27 August 2008 Memorial of St. Monica
2 Thessalonians 3, 6-10, 16-18; Matthew 23, 27-32
The Gospel continues the “Woe to you, scribes and Pharisees” and today, He compared them to whitewashed tombs that looks beautiful on the outside but contains the bones of the dead and other filth in the inside.
For the Jew at the time of Jesus, this image was vivid. Tombs were often placed on the wayside. Every pilgrim on his or her way to Jerusalem to worship at the Temple was endangered from being ritually unclean. You see, the Pharisees and scribes had passed a law that whoever came in contact with tombs and dead bodies became unclean. The unclean were then disallowed from worship in the Temple. They had to go through an elaborate ritual to ‘regain’ their cleanliness. This was the reason why the Levite did not want to help the victim in the story of the Good Samaritan. So they painted the tombs white, for everybody to see and thus avoid. The whitewashed tombs would look ‘beautiful’ by the wayside, but remained dirty on the inside.
To Jesus, the Pharisees and scribes may look deeply pious and holy, but their hearts were full of vile and sin. This, however, was not just a Christian description but also a Jewish one. The Jews distinguished six different kinds of Pharisees who do their jobs for all sorts of motivations, except doing it for their deep love of God (the 7th classification of Pharisees). The Pharisees and the scribes are keepers of the Law. However, they trivialized and concocted ridiculous laws. Every rule protected a value. It was supposed to help people live in an ‘orderly way’ (first reading). “Orderly behavior” meant consistent with our nature as human beings. If the law did not protect the value, then following the law became irrelevant, superfluous and meaningless.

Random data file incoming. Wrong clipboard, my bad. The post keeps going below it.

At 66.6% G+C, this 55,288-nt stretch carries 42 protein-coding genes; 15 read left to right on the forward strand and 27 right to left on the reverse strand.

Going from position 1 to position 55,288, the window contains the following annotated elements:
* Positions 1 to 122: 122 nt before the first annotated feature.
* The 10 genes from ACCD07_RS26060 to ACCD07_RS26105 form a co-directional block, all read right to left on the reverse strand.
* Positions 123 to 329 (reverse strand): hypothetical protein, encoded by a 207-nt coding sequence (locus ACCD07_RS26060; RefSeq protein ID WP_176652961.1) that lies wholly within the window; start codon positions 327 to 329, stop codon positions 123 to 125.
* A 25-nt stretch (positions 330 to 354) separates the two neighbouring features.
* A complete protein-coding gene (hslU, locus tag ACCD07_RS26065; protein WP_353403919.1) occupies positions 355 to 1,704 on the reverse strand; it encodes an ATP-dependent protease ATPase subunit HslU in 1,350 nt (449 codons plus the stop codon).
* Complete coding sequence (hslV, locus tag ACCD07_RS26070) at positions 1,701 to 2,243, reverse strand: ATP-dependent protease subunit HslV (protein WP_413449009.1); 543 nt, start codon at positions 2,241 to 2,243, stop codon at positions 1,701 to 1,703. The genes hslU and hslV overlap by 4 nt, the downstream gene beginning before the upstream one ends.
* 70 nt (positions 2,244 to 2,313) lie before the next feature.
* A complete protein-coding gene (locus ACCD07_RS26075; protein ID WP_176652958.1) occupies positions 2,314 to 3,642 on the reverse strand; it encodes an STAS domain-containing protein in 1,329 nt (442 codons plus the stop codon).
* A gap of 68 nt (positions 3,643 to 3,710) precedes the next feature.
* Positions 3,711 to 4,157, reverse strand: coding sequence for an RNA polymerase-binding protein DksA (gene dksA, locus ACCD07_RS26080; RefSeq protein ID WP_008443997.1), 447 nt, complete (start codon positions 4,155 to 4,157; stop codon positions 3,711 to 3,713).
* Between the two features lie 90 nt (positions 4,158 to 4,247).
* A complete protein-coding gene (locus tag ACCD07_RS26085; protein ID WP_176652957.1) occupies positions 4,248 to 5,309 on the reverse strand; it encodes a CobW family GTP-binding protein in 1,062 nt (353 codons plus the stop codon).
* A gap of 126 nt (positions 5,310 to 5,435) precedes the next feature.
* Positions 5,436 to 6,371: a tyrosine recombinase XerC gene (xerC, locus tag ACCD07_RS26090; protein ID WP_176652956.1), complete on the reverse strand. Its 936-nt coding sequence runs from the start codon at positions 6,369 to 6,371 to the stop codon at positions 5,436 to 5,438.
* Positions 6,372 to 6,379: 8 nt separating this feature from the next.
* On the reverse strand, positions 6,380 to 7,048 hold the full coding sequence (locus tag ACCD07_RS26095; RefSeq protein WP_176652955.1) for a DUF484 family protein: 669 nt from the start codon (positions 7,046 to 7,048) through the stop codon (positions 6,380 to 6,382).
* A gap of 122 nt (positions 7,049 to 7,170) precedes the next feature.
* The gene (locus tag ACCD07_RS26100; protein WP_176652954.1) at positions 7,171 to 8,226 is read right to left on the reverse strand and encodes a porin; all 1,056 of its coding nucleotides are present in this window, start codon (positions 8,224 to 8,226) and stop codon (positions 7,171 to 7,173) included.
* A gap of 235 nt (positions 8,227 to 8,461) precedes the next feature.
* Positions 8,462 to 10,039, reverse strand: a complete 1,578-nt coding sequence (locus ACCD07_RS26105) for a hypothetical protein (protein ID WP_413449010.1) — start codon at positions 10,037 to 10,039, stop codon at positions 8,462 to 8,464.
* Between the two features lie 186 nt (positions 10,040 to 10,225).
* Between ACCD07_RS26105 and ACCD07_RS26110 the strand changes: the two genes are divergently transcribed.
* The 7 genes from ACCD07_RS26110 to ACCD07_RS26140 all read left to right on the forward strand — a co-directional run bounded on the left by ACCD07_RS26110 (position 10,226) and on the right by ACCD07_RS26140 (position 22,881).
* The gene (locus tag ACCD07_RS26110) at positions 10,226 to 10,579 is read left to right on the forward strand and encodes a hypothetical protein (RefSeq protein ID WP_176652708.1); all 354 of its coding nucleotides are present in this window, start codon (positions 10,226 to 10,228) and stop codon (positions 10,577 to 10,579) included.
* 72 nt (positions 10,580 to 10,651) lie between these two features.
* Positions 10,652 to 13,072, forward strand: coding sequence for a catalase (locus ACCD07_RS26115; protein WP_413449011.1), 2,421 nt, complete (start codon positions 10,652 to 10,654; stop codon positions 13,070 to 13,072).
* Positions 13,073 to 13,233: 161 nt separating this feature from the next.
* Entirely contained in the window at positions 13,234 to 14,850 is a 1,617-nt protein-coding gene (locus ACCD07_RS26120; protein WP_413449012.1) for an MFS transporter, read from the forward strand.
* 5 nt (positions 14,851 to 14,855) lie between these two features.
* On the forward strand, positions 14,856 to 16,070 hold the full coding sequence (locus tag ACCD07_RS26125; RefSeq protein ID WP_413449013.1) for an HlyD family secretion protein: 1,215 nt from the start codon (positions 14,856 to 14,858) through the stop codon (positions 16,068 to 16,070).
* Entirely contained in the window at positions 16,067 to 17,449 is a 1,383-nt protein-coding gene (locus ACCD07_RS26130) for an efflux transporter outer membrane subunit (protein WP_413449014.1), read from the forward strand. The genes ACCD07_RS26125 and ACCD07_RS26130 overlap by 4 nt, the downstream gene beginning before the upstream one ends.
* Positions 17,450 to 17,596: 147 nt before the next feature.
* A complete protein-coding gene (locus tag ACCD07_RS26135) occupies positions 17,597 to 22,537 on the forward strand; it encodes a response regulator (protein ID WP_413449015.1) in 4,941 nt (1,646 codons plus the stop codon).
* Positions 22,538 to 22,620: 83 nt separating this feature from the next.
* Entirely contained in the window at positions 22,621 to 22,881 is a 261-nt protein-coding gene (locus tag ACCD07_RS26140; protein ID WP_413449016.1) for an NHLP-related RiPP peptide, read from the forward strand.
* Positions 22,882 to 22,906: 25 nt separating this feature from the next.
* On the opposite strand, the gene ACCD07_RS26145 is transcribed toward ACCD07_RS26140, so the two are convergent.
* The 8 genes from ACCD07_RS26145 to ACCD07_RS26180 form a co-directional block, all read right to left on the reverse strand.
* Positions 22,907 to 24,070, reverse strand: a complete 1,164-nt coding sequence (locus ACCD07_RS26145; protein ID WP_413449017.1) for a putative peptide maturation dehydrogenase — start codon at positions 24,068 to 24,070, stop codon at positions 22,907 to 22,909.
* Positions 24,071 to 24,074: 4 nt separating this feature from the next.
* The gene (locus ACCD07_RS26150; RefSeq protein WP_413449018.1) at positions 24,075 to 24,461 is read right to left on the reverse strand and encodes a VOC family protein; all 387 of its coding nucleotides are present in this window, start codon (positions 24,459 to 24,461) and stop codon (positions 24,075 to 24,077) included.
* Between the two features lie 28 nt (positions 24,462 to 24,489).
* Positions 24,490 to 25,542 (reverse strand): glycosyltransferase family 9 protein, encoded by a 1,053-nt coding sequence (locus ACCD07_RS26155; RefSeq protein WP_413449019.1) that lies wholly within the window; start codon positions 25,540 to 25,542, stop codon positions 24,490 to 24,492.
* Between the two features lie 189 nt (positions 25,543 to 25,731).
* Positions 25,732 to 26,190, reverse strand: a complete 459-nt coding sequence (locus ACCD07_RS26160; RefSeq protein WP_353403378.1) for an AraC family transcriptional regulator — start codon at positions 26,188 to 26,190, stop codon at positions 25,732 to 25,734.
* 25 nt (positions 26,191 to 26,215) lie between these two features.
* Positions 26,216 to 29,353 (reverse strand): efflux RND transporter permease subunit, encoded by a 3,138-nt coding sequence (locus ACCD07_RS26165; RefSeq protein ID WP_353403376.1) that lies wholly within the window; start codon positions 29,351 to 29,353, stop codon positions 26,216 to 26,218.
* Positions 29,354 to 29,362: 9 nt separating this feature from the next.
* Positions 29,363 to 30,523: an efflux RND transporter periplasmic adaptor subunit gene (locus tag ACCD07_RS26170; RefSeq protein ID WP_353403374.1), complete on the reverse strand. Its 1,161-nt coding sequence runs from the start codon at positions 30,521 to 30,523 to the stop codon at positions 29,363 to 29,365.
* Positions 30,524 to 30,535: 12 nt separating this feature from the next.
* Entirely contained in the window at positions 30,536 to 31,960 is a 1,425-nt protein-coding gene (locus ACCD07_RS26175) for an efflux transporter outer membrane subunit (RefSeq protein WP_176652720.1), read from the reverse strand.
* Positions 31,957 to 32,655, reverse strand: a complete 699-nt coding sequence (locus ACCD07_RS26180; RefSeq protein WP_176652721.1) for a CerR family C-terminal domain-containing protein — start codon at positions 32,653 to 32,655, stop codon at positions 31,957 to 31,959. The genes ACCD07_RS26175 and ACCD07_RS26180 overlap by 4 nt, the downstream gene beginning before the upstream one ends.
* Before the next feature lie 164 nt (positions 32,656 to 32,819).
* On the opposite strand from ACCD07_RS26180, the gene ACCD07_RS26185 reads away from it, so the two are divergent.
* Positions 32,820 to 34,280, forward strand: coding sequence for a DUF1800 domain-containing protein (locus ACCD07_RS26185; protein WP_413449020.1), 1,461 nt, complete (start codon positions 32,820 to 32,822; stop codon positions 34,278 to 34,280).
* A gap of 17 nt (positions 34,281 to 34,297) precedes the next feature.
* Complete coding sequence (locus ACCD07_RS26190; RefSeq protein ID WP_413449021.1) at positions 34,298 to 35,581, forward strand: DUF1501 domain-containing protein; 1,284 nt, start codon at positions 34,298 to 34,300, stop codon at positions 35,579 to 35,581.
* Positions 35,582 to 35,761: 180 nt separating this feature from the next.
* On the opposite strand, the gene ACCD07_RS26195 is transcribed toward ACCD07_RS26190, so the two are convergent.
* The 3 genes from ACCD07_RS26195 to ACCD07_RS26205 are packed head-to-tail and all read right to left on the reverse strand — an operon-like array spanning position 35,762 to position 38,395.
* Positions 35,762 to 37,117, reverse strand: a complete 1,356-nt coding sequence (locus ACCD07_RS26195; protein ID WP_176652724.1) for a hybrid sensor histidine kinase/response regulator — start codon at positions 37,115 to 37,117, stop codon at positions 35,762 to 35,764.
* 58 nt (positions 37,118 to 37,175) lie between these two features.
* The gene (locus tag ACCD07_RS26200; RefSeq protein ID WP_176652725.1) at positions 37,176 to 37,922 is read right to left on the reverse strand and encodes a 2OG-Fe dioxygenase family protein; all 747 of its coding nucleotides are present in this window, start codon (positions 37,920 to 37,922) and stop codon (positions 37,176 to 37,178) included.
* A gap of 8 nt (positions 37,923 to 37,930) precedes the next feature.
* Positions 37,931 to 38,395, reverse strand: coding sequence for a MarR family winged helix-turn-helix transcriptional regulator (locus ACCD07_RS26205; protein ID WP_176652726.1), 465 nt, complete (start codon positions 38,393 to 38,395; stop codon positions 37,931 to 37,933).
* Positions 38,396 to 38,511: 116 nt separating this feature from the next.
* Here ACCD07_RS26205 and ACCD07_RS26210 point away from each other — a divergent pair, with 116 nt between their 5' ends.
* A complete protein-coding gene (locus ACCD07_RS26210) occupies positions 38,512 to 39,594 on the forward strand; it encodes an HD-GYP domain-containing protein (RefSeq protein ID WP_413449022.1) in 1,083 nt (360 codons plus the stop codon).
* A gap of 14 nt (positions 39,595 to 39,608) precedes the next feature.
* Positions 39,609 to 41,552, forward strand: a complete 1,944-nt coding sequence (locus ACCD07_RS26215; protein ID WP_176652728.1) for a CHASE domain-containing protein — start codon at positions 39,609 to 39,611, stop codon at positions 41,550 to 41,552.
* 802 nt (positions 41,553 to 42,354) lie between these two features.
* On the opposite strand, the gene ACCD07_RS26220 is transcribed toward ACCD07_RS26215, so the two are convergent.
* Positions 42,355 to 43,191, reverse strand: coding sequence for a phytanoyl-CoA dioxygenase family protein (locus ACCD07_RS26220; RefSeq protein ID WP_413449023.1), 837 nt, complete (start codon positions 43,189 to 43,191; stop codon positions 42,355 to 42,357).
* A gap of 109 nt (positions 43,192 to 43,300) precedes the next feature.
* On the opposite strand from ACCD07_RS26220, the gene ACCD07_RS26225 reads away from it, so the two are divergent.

We can reflect on any of these two points. First, we can look at ourselves like whitewashed tombs. Is there an inconsistency with how we project ourselves with others and our real inner selves? When are the times when we pretend to be happy and unaffected but in reality, we are confused and troubled?
Second, we can look at the laws of our lives. Have we ever questioned the relevance and meaning of the little laws that we follow? Do these laws provide order in our lives, or do they add to the burdens we already have?